This is the story of our adventures -- every day and extraordinary; our dreams -- tiny and grand; our gardens -- ornamental and sustaining; this is the story of our journey.  We are a family of four living a mindful, simple life here in Los Angeles County.  We are green, conscious, and forward thinking.  We keep an eye on the past because some of the best things have already been done and bear repeating.  Walk and talk with us, have a glass of wine, taste a peach or a tomato, blow some bubbles and watch them drift up over the canyon ridge.  Enjoy!

Saturday, November 13, 2010

Saturday, November 6, 2010

Final Harvest

O Autumn, laden with fruit, and stained
With the blood of the grape, pass not, but sit
Beneath my shady roof; there thou may'st rest,
And tune thy jolly voice to my fresh pipe;
And all the daughters of the year shall dance!
Sing now the lusty song of fruit and flowers.
-  William Blake, To Autumn, 1783

This bowl holds at least 6 quarts of mostly green cherry tomatoes!  There are a few ripe ones and maybe a quart of tomatillos buried in there.  I'm thinking bite size dill tomatoes..

The rodents left behind a few grapes -- I ate this lovely bunch today -- a refreshing snack while I toiled in the garden beds.
Alex LOVES worms. She helped Gregg turn over the compost heap and found handfuls.  She pulled out  this unlucky specimen to play with for a while before she returned him to his eating grounds. 

"There is an appointed time for everything.  
And there is a time for every event under heaven -
A time to give birth, and a time to die;
A time to plant and a time to uproot what is planted."
- Ecclesiastes, 3:1-2 

Today was the day of uprooting here in the tomato bed and in Bed of Chaos.

Most of the upper beds have been cleared for winter planting.  

There are still some potatoes to dig:

I left behind a few pepper plants and eggplant plants -- with hopes fading as fast as the autumn sun.

And the blackberry has spread onto the tipis.

And then, of course, there is a time to plant again.  

Gregg turned the soil in the beds over and now we'll add manure and compost to make a clean canvas on which to repaint the glory of a garden!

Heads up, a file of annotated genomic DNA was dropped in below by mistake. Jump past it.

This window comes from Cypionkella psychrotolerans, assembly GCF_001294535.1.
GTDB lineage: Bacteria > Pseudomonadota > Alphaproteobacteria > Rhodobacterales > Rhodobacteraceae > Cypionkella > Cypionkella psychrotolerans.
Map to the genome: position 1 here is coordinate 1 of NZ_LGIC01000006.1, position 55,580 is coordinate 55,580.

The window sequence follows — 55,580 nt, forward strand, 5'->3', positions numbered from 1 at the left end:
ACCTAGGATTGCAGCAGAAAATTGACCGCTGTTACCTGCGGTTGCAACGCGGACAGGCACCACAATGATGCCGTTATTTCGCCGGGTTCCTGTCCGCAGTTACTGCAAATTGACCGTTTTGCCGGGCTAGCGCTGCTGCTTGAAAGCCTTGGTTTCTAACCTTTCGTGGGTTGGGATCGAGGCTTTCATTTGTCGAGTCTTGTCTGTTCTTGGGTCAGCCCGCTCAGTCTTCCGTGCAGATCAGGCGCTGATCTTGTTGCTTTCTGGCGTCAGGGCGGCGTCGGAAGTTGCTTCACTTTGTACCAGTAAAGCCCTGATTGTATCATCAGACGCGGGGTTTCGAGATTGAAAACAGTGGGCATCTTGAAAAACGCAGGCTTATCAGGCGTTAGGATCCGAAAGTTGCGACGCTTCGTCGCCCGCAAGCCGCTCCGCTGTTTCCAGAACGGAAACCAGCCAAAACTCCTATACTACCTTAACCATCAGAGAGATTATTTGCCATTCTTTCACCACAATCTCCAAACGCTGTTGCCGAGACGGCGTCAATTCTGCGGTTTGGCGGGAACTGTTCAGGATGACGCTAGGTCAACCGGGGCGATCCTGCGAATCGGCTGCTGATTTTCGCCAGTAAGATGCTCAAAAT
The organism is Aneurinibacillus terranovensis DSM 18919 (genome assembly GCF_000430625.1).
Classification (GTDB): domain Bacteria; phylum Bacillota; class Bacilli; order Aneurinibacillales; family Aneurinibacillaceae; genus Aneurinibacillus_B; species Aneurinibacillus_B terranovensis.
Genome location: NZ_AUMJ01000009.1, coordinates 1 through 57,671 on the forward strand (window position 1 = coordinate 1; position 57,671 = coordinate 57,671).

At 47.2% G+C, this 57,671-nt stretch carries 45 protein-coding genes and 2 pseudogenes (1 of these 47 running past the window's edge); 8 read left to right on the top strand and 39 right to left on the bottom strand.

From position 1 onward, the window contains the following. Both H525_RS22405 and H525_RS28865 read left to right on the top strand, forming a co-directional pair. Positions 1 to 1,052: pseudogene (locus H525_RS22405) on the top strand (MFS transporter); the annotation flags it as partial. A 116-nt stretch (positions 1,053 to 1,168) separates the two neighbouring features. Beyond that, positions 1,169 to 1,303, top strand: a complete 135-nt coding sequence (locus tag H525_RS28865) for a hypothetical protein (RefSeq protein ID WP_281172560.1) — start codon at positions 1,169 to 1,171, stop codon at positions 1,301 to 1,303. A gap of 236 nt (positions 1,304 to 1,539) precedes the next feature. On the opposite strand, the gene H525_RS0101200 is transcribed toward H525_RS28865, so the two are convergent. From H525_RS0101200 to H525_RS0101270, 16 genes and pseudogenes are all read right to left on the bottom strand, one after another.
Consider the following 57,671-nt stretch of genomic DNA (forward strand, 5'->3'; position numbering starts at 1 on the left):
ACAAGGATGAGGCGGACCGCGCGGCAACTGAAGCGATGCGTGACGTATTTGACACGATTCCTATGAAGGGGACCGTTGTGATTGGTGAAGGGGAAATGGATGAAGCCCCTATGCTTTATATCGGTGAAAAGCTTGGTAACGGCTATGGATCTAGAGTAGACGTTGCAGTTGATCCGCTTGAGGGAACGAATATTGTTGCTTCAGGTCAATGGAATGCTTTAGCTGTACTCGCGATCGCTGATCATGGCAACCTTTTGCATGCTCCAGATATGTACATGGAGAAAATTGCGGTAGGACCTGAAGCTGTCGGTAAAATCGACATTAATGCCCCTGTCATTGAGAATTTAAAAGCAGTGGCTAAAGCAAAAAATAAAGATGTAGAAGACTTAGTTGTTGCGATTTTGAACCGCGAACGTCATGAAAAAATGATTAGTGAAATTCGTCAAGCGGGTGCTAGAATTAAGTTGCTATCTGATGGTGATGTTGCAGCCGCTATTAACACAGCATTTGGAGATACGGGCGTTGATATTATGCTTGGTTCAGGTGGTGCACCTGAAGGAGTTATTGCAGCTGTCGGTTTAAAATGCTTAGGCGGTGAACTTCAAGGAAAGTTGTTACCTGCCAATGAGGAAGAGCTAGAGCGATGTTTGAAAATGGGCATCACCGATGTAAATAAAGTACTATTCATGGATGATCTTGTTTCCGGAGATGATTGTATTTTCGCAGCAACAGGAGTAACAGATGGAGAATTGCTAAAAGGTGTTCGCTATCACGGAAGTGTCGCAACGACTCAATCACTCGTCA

I can't wait for fresh seedlings and the start of another cycle.

Friday, October 22, 2010

Can't we all just get along?

There is a blog post that goes with this title/picture -- it will follow -- check back later.

Monday, October 18, 2010

A Fall Garden

On this rainy, gloomy day, Gregorie and I went out to check the sprouting in the lower beds.

We found peas:

And carrots:
And calendula:
Gregorie checked out the chard and the little lettuce and kale seedlings:
We also found some late planted tomatoes just starting to fruit:

Up above, the old tomato vines are still producing -- we just need some sunshine to ripen things up!
Even the pumpkin is needing some sun.
The tomatillos are still going mad.

All in all, not a bad haul, for a day in Fall:

Wednesday, September 29, 2010

Tuesday, September 28, 2010

My garden is "for the birds"

As I was typing the title, which seemed somewhat an obvious name, I had the question of "what does that phrase TRULY mean"?  I looked into it.  The first thing I found disappointed.

Trivial; worthless; only of interest to gullible people.
This phrase is of American origin and, while still in use there, has never been commonly used elsewhere. It is US Army slang and originated towards the end of WWII. An early example of its use is this piece from The Lowell Sun, October 1944, in an interview with a Sergt. Buck Erickson, of Camp Ellis, Illinois:
"Don't take too seriously this belief that we have football at Camp Ellis solely for the entertainment of the personnel - that's strictly for the birds. The army is a winner... the army likes to win - that's the most fortunate thing in the world for America."
'Strictly' is frequently used as an intensifier, as in the example above.